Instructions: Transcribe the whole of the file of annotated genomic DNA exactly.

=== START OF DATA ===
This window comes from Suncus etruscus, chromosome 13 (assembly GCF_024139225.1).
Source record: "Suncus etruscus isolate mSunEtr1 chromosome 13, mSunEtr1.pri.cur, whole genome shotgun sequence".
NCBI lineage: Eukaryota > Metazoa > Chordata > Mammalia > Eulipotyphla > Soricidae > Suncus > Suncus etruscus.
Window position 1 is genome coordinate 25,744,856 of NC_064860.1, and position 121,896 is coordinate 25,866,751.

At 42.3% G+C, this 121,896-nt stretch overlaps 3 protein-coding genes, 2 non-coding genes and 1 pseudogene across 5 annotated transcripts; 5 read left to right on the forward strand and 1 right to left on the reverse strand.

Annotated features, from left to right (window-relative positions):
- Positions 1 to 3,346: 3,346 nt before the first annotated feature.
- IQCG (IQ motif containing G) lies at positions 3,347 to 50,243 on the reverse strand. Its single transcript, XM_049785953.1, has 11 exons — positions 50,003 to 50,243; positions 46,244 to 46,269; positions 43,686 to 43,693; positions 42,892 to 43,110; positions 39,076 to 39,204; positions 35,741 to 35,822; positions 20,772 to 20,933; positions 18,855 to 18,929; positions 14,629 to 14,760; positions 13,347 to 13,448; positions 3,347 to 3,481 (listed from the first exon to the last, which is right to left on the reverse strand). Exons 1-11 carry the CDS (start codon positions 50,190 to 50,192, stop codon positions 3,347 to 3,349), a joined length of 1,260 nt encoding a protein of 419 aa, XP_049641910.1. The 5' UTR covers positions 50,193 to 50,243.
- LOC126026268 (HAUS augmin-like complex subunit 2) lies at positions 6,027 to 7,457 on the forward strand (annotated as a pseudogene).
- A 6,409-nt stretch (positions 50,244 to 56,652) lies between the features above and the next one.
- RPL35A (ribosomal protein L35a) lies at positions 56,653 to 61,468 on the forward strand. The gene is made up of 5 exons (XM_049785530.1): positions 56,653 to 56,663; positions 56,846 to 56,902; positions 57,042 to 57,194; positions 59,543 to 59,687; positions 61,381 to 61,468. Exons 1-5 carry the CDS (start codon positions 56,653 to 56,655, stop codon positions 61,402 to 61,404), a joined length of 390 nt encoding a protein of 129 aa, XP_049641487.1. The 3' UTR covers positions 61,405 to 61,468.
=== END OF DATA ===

This window comes from Suncus etruscus, chromosome 13 (assembly GCF_024139225.1).
Source record: "Suncus etruscus isolate mSunEtr1 chromosome 13, mSunEtr1.pri.cur, whole genome shotgun sequence".
NCBI lineage: Eukaryota > Metazoa > Chordata > Mammalia > Eulipotyphla > Soricidae > Suncus > Suncus etruscus.
Window position 1 is genome coordinate 25,744,856 of NC_064860.1, and position 121,896 is coordinate 25,866,751.

At 42.3% G+C, this 121,896-nt stretch overlaps 3 protein-coding genes, 2 non-coding genes and 1 pseudogene across 5 annotated transcripts; 5 read left to right on the forward strand and 1 right to left on the reverse strand.

Annotated features, from left to right (window-relative positions):
- Positions 1 to 3,346: 3,346 nt before the first annotated feature.
- IQCG (IQ motif containing G) lies at positions 3,347 to 50,243 on the reverse strand. Its single transcript, XM_049785953.1, has 11 exons — positions 50,003 to 50,243; positions 46,244 to 46,269; positions 43,686 to 43,693; positions 42,892 to 43,110; positions 39,076 to 39,204; positions 35,741 to 35,822; positions 20,772 to 20,933; positions 18,855 to 18,929; positions 14,629 to 14,760; positions 13,347 to 13,448; positions 3,347 to 3,481 (listed from the first exon to the last, which is right to left on the reverse strand). Exons 1-11 carry the CDS (start codon positions 50,190 to 50,192, stop codon positions 3,347 to 3,349), a joined length of 1,260 nt encoding a protein of 419 aa, XP_049641910.1. The 5' UTR covers positions 50,193 to 50,243.
- LOC126026268 (HAUS augmin-like complex subunit 2) lies at positions 6,027 to 7,457 on the forward strand (annotated as a pseudogene).
- A 6,409-nt stretch (positions 50,244 to 56,652) lies between the features above and the next one.
- RPL35A (ribosomal protein L35a) lies at positions 56,653 to 61,468 on the forward strand. The gene is made up of 5 exons (XM_049785530.1): positions 56,653 to 56,663; positions 56,846 to 56,902; positions 57,042 to 57,194; positions 59,543 to 59,687; positions 61,381 to 61,468. Exons 1-5 carry the CDS (start codon positions 56,653 to 56,655, stop codon positions 61,402 to 61,404), a joined length of 390 nt encoding a protein of 129 aa, XP_049641487.1. The 3' UTR covers positions 61,405 to 61,468.